Which Bible translations does the Pope use?

:smiley: Pope Benedict XVI is the first pope to own an iPod. :thumbsup:
COOOL:D

I would guess NAB…but maybe that is just me :popcorn:

Oh sure…but John Paul II had Bono’s sunglasses. :slight_smile: :cool:

What about the bible in other languages?

Do the Germans do a better job of translating the scriptures into German than English speakers do at translating the bible into English?

What about other languages?

Is there a RSV or Douay Rheims or Jerusalem Bible in Spainish or German or Italian or do they have other translations that are better?

In other words are all the translations the same–just in different languages–or are other translations in other languages DIFFERENT in content beyond the differences in language?

I’ve hard that there is a Third edition of the Jerusame bible in French.

does anyone know how it differes from the New Jerusalem bible in 1985–I heard that it has recently been completed.

Does anyone know if that Third edition will ever be available in English?

// yes the jerusalem bible is available in castillian (for years) and the current is the third edition…you can check the editor/publisher of the castillian version at www.edesclee.com

// yes there is a castillian version of the latin vulgate translated by felix torres amat and it is a literal translation…you can check the publisher (for u.s.a) stampley at www.stampley.com

well, I think the pope for most of his pronouncement probably uses the Nova Vulgate, unless he needs to address a particular part in Hebrew or Greek. Though I do support the idea of the papal secret bible that has super secret stuff as mention and that Elvis is truly the king (because in hebrew Elvis’ is only one brushstroke away from spelling elohim, hehe.)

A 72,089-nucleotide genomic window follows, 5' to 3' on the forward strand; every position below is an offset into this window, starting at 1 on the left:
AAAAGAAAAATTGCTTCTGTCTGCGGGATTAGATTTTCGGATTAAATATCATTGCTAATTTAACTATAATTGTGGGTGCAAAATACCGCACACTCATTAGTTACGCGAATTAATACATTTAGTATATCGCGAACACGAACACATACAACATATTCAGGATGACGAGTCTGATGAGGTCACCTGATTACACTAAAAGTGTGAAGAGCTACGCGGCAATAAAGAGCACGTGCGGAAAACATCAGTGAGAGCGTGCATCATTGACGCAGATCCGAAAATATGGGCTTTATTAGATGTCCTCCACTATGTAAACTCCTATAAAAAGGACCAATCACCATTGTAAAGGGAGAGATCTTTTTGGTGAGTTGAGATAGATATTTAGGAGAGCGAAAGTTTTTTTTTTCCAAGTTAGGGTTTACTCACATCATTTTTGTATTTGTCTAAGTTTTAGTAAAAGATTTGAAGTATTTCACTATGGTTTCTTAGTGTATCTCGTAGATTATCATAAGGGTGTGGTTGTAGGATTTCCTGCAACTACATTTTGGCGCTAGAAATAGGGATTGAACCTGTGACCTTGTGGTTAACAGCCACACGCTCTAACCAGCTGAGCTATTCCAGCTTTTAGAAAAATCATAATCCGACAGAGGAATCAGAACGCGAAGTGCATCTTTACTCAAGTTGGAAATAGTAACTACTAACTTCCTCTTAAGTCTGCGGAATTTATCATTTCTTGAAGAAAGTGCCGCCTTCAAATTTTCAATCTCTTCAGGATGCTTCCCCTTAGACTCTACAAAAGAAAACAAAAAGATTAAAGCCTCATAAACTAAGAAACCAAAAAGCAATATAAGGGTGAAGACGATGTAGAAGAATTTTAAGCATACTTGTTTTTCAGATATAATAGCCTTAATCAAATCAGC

Also, I believe the New Jerusalem Bible was a complete new translation that was independent of the French translation of its predecessor. The differences between editions most of the time comes from scholarship, we may find an older scroll or something like that has a different spelling, and to update some of the collequism in it, for example sadly today not many youth would know what a fortnight is or something like that, so the editors due things to make it more accesible to the average person, so education today is more interesting in teaching things beside reading, writing, and arithmetic.

Now, in terms of other translations and which is best, it is probably based on the language. Language is an interesting thing because some expressions do not have equivalent in other languages and similar expression do not express the full meaning of the saying. Semitic languages as I have studied Arabic in the past are exceptionally difficult for the most part compared to a mechanical language like German, or an expressive language like Greek that I have studied as well. Really to be honest, I think English is probably one of the best language to translate Hebrew to, but bad for Greek, and that is mostly because ancient Hebrew had a more limited vocabulary and not as fluid as Greek.

Since he is multi-lingual I would imagine many of other languages. Since he is a German native, one would think maybe a German translation. Since he is Pope and one who recommends the use of Latin, I would think the Latin Vulgate. Since his English writings (both pre- and post- papacy) use the RSV-CE, one might guess that he uses that one (although that may simply be the easiest translation to use by translators). :shrug:

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